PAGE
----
Calumet applies for $250,000 grant to assist in fire site restoration

Graham Jaehnig/Daily Mining Gazette There is very little left of three historic structures on Calumet’s Main Street after a devastating fire destroyed them on May 22. One of the structures, originally built in 1903 as Nelson’s Restaurant, then became the Parkside Bakery in the 1950s, and was last called the Evergreen, was destroyed in the blaze. This photograph, taken on May 24, was prior to the EPA beginning cleanup of the site.

CALUMET — Calumet Village is to receive $250,000 to assist in restoration and redevelopment of the May, 2021 fire site on Fifth Street.

On May 21, 2021, a fire devastated the 100 block of Fifth Street in downtown Calumet, leaving 41 people homeless, three buildings demolished and one damaged. Local and state officials immediately began working to determine what tools were available to the community to clean up the site.

A release from the village states that early in the process, Representative Greg Markkanen and Senator Ed McBroom reached out to the State Legislature to bring State resources to the project.

“Thanks to their efforts, the village of Calumet is now able to apply for a $250,000 Michigan Enhancement Grant that can be used to assist in restoration of the site,” the release says.

A great deal of work has already been accomplished at the site as a result of Federal and State assistance, from the Environmental Protection Agency (EPA) and the Michigan Department of Environment, Great Lakes and Energy (EGLE). All of the fire debris has been removed from the site and the site filled with clean material.

The EPA will finish topping the site off in the spring to address any settling that occurred over the winter. According to Calumet Village Manager, Amber Goodman.

“While summer will see a site returned to clean, bare ground,” she said, “there are additional expenses that will be required to create a site that is truly ready for redevelopment.”

In October 2021, Brian Kelly, federal on-scene coordinator with the EPA, said that in consultation with the Calumet Village Council trustees and EGLE, it was decided to wait until spring to add topsoil, rather than in the fall. The concern was placing backfill so late in the year would erode into Fifth Street.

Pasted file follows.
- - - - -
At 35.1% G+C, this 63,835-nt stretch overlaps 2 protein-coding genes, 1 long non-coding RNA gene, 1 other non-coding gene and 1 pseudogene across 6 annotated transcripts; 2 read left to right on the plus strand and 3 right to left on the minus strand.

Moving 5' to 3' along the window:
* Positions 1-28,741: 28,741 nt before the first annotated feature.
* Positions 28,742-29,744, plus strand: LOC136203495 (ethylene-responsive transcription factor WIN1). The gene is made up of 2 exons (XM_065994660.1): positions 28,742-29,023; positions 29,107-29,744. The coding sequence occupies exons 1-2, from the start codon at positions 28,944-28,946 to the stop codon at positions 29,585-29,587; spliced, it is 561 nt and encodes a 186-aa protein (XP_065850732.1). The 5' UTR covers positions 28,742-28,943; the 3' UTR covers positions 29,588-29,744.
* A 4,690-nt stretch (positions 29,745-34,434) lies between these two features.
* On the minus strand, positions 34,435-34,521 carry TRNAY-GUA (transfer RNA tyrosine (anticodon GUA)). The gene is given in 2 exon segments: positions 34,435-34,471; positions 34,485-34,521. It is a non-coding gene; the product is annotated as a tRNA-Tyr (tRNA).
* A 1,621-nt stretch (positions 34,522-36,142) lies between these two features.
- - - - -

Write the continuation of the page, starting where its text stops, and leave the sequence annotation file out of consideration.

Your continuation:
Starting in the spring, additional site work will be completed to address issues that were not part of the scope of the environmental clean-up, such as removing remaining foundation walls and creating connections for the water and sewer systems. Environmental assessments, title work and a site survey are also planned. This grant funded effort would cover community visioning for the vacant site and creation of a concept plan that conforms to Village zoning and historic district guidelines, an important tool for a developer in understanding community desires.

Funds provided by the Michigan Enhancement Grant are proposed to be used to reduce costs and provide information needed by a potential developer.

The Village of Calumet is working with representatives from the Keweenaw Economic Development Alliance, Keweenaw National Historical Park, Main Street Calumet, and Houghton County to submit the grant application by the Jan. 21 deadline. If approved, activities will begin as soon as this spring

Goodman said that as she understands it, the grant is for redevelopment of those properties.

“It’s an enhancement grant,” she said. “So, we have to fill out the grant application and the grant project budget.”

Once those steps are completed and the application is accepted, the village will receive the funds.

“The things you understand about redevelopment, such as waterline hook-ups,” Goodman explained. “It makes the properties more desirable for anyone considering developing the properties in the future.”


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